Call the Police When You Are Involved in a Hit-and-Run Accident — No Matter How Minor
I learned a valuable lesson this morning which hopefully will help you if you ever get involved in an incident where the vehicle you are driving — whether you own or rent it — is hit by another vehicle but the driver of the other vehicle leaves the scene.
My car was hit from behind this morning by a sport utility vehicle while crossing a busy intersection, which caused the rear bumper to be out of alignment. The driver sped away from the scene instead of pulling over to exchange driver’s license and insurance information — but not before the license plate number was written down. No one was injured, fortunately — which is most important, as the incident was minor…
…so minor that the police were not called immediately, as I do not like to bother law enforcement officers. Only when I returned from being out did I decide to call the police — using a telephone number and not 911 — who advised me to visit a local precinct, which I did. The police officer who recorded the report and assigned it a case number advised me that no matter how minor the incident, call the police at the scene of the accident as soon as possible — especially in an incident where the other party leaves the scene of an accident, which is illegal in most jurisdictions.
Of course, this is from a point of view in the United States. Local laws in other countries may vary.
If the incident occurred while driving a rental car, you should contact the rental car company to report it in addition to calling the police — but when renting a car, should you purchase insurance?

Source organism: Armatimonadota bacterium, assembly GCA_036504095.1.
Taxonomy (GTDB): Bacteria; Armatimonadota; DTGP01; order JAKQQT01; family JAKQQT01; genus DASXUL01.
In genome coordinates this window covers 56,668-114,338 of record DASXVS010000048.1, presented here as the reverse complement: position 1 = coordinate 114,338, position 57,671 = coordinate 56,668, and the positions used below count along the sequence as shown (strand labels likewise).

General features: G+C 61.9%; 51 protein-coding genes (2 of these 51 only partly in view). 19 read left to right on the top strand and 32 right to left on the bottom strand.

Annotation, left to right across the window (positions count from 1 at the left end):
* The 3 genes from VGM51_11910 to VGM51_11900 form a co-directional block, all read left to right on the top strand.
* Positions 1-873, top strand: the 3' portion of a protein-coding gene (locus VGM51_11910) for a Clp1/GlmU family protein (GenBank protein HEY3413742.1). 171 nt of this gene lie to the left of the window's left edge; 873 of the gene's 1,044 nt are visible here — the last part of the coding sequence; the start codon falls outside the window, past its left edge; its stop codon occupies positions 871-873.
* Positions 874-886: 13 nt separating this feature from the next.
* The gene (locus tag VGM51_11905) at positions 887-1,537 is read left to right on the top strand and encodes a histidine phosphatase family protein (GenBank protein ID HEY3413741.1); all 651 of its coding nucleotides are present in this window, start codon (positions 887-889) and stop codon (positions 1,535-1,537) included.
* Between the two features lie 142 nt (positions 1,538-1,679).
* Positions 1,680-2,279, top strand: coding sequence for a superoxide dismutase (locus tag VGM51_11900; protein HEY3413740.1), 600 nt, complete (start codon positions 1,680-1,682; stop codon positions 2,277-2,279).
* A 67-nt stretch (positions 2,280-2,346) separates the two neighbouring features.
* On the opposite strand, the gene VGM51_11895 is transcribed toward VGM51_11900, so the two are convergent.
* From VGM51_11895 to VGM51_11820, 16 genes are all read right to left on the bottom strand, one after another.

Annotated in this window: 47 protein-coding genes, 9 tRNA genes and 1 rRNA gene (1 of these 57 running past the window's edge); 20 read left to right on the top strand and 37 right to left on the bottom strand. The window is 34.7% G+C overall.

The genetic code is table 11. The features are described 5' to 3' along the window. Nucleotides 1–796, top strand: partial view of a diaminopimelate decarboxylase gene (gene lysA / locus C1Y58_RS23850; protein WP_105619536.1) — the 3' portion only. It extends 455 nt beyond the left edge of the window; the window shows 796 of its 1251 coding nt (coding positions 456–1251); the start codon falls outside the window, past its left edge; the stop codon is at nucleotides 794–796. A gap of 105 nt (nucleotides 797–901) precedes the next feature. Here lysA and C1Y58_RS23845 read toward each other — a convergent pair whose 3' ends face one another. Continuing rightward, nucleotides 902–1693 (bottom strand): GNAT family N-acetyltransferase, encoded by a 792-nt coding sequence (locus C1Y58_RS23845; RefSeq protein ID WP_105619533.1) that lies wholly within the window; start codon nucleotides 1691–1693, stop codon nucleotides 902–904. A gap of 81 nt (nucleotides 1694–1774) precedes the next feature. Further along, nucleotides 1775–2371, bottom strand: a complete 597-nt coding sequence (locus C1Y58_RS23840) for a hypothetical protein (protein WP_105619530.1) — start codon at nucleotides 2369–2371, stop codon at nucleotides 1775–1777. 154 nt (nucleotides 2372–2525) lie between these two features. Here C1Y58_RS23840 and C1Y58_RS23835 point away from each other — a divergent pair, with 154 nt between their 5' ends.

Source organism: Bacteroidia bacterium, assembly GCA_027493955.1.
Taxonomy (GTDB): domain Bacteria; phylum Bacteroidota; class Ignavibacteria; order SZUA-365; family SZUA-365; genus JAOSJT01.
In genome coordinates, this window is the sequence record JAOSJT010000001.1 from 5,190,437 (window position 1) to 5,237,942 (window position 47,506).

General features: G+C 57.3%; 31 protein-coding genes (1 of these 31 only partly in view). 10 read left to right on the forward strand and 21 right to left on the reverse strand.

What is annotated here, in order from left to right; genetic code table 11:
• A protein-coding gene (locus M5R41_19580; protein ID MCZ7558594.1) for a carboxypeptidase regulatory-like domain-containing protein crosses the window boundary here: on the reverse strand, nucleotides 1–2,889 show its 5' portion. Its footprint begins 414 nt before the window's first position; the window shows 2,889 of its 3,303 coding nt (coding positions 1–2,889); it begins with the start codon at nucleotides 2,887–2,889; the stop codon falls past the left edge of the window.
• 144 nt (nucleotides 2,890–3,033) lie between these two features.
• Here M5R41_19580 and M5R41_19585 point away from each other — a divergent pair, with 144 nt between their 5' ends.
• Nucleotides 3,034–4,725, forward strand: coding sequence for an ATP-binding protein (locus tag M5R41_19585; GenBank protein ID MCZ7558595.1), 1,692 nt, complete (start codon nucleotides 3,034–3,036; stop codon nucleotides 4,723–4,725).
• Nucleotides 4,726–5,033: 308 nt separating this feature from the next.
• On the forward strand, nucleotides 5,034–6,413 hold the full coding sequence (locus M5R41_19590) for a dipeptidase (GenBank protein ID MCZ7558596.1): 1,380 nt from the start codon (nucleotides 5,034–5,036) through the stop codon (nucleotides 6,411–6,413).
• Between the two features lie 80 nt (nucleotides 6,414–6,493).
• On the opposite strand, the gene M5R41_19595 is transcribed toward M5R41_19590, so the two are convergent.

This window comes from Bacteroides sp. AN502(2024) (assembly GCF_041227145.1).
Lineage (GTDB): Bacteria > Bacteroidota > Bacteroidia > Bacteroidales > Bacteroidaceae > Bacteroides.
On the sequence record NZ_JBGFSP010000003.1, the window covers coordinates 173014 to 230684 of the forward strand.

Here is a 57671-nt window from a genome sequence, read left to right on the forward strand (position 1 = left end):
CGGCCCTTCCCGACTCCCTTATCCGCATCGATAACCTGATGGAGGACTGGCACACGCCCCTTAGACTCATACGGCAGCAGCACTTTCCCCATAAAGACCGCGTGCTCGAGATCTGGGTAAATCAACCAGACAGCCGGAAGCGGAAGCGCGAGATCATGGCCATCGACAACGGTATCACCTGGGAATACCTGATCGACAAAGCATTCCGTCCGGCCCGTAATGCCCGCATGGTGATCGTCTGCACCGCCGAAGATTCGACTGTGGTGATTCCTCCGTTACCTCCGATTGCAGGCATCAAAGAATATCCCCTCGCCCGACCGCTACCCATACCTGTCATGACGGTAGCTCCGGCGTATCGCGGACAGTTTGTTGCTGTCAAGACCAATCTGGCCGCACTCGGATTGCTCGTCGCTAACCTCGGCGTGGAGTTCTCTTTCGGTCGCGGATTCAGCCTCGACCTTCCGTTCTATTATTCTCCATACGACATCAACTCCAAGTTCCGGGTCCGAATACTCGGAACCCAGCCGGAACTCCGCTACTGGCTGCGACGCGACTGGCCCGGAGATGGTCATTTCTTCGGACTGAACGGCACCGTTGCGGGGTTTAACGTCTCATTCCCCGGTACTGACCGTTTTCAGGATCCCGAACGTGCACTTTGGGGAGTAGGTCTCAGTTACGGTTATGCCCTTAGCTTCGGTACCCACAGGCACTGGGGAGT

The answer is typically no if you already have automobile insurance for your personal vehicle or if you have a major credit card which provides collision coverage whenever you rent a car; but the insurance provided by credit cards is usually secondary to insurance for your personal vehicle, which becomes your primary insurance. In either case, carefully check the terms and conditions of the insurance policies of both your personal vehicle and the credit card with which you plan on paying for the rental of a car to ensure that you have the coverage you need — especially if you plan on renting a vehicle outside of the country from where you are based.
The purchase of vehicle insurance for rental vehicles is mandatory in some countries regardless of whatever insurance you may have, as was the case when I rented cars in Australia and New Zealand, for example.
Members of automobile clubs such as the American Automobile Association offer limited services such as charging the battery of the vehicle you are driving or towing it to a nearby service facility if it is disabled. If you are a member of such a club, you typically would not need to purchase roadside assistance coverage at a rental car facility. Your credit card used to pay for a rental vehicle may also include roadside assistance. Again, carefully check the terms and conditions to see if you are covered.
The vehicle which hit my car this morning was a sport utility vehicle manufactured by a luxury brand. If you decide to rent a luxury vehicle, a sport utility vehicle, a sports car or an exotic vehicle of some type, chances are that you may not be fully covered — or covered at all. Consider purchasing additional insurance to ensure that you are covered in case of an accident…
…as I was reminded this morning, you never know when an incident with the vehicle you are driving will happen — again, whether it is a vehicle you own or rent. Ensure that you are covered; that you call the police as soon as possible; and contact either your automobile insurance provider if the incident happened in a car which you own or the rental car company from which you rented your vehicle.
Have you ever been involved in an accident in a rental vehicle? Please share your experience here — as well as any additional advice you can offer to fellow travelers. Thank you — and drive safely.